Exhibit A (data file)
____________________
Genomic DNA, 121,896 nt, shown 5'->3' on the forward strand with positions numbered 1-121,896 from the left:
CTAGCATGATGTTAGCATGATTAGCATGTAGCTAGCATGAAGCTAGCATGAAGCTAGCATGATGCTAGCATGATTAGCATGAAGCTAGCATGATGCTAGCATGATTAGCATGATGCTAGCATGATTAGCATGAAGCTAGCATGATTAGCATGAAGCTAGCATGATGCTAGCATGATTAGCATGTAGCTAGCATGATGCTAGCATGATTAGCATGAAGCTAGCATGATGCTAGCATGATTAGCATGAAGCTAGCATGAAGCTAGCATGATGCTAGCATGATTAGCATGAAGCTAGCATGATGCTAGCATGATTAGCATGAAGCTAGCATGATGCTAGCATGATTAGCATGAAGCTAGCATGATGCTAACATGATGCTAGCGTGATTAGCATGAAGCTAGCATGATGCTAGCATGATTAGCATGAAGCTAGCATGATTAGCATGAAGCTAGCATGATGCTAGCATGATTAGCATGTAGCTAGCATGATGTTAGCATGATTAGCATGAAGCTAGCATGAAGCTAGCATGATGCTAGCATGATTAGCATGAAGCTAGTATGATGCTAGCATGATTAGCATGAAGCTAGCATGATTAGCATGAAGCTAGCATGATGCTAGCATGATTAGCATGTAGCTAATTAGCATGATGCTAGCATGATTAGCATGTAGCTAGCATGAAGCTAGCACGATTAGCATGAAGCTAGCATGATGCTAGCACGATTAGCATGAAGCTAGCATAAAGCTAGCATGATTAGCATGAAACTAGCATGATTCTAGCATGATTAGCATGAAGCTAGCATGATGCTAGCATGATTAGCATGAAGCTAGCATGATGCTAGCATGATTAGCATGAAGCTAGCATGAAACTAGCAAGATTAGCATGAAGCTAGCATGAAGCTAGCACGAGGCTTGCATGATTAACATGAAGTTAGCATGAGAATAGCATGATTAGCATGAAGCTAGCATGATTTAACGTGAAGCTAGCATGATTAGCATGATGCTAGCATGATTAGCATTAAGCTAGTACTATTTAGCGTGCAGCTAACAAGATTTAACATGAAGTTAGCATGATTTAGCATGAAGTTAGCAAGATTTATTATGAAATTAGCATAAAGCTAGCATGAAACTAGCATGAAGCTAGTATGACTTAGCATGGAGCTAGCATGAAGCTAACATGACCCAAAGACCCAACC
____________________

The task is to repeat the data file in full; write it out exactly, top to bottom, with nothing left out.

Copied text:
Genomic DNA, 121,896 nt, shown 5'->3' on the forward strand with positions numbered 1-121,896 from the left:
CTAGCATGATGTTAGCATGATTAGCATGTAGCTAGCATGAAGCTAGCATGAAGCTAGCATGATGCTAGCATGATTAGCATGAAGCTAGCATGATGCTAGCATGATTAGCATGATGCTAGCATGATTAGCATGAAGCTAGCATGATTAGCATGAAGCTAGCATGATGCTAGCATGATTAGCATGTAGCTAGCATGATGCTAGCATGATTAGCATGAAGCTAGCATGATGCTAGCATGATTAGCATGAAGCTAGCATGAAGCTAGCATGATGCTAGCATGATTAGCATGAAGCTAGCATGATGCTAGCATGATTAGCATGAAGCTAGCATGATGCTAGCATGATTAGCATGAAGCTAGCATGATGCTAACATGATGCTAGCGTGATTAGCATGAAGCTAGCATGATGCTAGCATGATTAGCATGAAGCTAGCATGATTAGCATGAAGCTAGCATGATGCTAGCATGATTAGCATGTAGCTAGCATGATGTTAGCATGATTAGCATGAAGCTAGCATGAAGCTAGCATGATGCTAGCATGATTAGCATGAAGCTAGTATGATGCTAGCATGATTAGCATGAAGCTAGCATGATTAGCATGAAGCTAGCATGATGCTAGCATGATTAGCATGTAGCTAATTAGCATGATGCTAGCATGATTAGCATGTAGCTAGCATGAAGCTAGCACGATTAGCATGAAGCTAGCATGATGCTAGCACGATTAGCATGAAGCTAGCATAAAGCTAGCATGATTAGCATGAAACTAGCATGATTCTAGCATGATTAGCATGAAGCTAGCATGATGCTAGCATGATTAGCATGAAGCTAGCATGATGCTAGCATGATTAGCATGAAGCTAGCATGAAACTAGCAAGATTAGCATGAAGCTAGCATGAAGCTAGCACGAGGCTTGCATGATTAACATGAAGTTAGCATGAGAATAGCATGATTAGCATGAAGCTAGCATGATTTAACGTGAAGCTAGCATGATTAGCATGATGCTAGCATGATTAGCATTAAGCTAGTACTATTTAGCGTGCAGCTAACAAGATTTAACATGAAGTTAGCATGATTTAGCATGAAGTTAGCAAGATTTATTATGAAATTAGCATAAAGCTAGCATGAAACTAGCATGAAGCTAGTATGACTTAGCATGGAGCTAGCATGAAGCTAACATGACCCAAAGACCCAACC